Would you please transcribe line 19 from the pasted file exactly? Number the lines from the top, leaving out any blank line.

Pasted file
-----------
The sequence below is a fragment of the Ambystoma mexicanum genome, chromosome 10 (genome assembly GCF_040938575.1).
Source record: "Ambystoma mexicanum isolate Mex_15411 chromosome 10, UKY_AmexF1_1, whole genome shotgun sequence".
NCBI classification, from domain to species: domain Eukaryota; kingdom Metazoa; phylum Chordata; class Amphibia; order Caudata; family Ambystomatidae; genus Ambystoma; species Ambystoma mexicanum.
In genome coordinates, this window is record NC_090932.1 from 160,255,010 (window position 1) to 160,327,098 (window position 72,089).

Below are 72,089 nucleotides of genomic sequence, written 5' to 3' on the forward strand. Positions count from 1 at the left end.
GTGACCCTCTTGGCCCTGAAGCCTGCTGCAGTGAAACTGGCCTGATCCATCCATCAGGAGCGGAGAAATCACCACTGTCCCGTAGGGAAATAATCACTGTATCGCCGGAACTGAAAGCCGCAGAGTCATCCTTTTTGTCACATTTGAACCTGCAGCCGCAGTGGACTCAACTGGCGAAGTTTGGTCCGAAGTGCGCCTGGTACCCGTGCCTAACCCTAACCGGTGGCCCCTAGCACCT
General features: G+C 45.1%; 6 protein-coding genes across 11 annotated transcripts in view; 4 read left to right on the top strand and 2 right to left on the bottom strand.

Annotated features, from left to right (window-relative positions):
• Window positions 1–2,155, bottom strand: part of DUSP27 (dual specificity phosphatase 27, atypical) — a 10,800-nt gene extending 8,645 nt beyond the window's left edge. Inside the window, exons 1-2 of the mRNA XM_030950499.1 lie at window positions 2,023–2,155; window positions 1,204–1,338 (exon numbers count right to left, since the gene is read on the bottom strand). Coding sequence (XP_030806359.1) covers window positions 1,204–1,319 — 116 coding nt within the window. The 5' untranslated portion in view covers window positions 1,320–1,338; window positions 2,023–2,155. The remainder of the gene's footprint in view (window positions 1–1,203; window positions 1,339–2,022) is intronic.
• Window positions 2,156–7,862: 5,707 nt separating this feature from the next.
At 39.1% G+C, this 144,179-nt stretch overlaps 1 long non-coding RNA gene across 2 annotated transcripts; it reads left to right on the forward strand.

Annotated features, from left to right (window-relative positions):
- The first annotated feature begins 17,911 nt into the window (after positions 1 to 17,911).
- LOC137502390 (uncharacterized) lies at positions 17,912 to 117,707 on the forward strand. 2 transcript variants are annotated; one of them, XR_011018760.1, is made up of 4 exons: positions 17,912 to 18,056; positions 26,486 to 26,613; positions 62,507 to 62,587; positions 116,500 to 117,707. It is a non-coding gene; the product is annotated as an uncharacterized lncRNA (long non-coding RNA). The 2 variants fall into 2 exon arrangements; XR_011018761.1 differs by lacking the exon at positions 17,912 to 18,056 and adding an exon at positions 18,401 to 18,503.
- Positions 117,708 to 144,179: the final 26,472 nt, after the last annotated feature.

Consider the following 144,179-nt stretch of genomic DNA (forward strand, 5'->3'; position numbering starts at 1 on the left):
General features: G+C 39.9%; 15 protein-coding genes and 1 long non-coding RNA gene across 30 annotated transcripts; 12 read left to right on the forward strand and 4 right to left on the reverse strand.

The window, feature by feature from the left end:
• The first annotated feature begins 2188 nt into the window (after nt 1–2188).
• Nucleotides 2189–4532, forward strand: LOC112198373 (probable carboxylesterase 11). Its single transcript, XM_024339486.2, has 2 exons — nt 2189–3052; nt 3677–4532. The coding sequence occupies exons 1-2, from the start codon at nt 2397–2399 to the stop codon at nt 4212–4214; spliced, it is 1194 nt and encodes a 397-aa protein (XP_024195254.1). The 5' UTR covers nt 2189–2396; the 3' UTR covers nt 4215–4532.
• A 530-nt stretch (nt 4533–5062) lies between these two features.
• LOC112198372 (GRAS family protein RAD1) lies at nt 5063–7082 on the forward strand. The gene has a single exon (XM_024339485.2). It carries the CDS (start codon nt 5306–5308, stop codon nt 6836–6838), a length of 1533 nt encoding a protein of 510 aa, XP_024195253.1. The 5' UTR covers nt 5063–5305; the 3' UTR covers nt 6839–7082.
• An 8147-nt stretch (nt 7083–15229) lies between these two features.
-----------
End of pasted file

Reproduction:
• The first annotated feature begins 2188 nt into the window (after nt 1–2188).